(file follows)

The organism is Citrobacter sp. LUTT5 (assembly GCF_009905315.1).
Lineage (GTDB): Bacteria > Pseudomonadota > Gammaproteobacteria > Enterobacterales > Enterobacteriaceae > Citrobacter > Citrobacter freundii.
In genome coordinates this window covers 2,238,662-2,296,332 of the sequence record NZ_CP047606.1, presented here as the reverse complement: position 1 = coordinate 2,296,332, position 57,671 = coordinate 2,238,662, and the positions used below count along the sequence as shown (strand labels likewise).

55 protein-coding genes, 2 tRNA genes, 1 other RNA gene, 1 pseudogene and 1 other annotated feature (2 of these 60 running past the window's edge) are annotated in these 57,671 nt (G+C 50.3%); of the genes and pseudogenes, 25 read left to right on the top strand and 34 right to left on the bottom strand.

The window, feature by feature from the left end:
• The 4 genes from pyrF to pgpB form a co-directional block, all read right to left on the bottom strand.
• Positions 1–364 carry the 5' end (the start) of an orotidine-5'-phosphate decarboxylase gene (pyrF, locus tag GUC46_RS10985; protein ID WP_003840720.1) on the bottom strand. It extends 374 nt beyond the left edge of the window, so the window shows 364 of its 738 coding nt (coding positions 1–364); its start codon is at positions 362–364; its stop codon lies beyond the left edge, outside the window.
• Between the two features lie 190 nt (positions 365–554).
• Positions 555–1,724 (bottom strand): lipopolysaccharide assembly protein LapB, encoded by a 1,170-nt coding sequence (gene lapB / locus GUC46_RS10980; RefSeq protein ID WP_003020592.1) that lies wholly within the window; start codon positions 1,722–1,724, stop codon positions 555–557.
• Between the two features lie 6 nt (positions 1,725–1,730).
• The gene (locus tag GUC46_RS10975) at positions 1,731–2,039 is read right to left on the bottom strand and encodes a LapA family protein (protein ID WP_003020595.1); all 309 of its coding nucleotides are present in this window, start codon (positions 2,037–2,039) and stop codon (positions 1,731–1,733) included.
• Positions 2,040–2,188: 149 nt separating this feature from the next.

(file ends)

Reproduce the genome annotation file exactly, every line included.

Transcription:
The organism is Citrobacter sp. LUTT5 (assembly GCF_009905315.1).
Lineage (GTDB): Bacteria > Pseudomonadota > Gammaproteobacteria > Enterobacterales > Enterobacteriaceae > Citrobacter > Citrobacter freundii.
In genome coordinates this window covers 2,238,662-2,296,332 of the sequence record NZ_CP047606.1, presented here as the reverse complement: position 1 = coordinate 2,296,332, position 57,671 = coordinate 2,238,662, and the positions used below count along the sequence as shown (strand labels likewise).

55 protein-coding genes, 2 tRNA genes, 1 other RNA gene, 1 pseudogene and 1 other annotated feature (2 of these 60 running past the window's edge) are annotated in these 57,671 nt (G+C 50.3%); of the genes and pseudogenes, 25 read left to right on the top strand and 34 right to left on the bottom strand.

The window, feature by feature from the left end:
• The 4 genes from pyrF to pgpB form a co-directional block, all read right to left on the bottom strand.
• Positions 1–364 carry the 5' end (the start) of an orotidine-5'-phosphate decarboxylase gene (pyrF, locus tag GUC46_RS10985; protein ID WP_003840720.1) on the bottom strand. It extends 374 nt beyond the left edge of the window, so the window shows 364 of its 738 coding nt (coding positions 1–364); its start codon is at positions 362–364; its stop codon lies beyond the left edge, outside the window.
• Between the two features lie 190 nt (positions 365–554).
• Positions 555–1,724 (bottom strand): lipopolysaccharide assembly protein LapB, encoded by a 1,170-nt coding sequence (gene lapB / locus GUC46_RS10980; RefSeq protein ID WP_003020592.1) that lies wholly within the window; start codon positions 1,722–1,724, stop codon positions 555–557.
• Between the two features lie 6 nt (positions 1,725–1,730).
• The gene (locus tag GUC46_RS10975) at positions 1,731–2,039 is read right to left on the bottom strand and encodes a LapA family protein (protein ID WP_003020595.1); all 309 of its coding nucleotides are present in this window, start codon (positions 2,037–2,039) and stop codon (positions 1,731–1,733) included.
• Positions 2,040–2,188: 149 nt separating this feature from the next.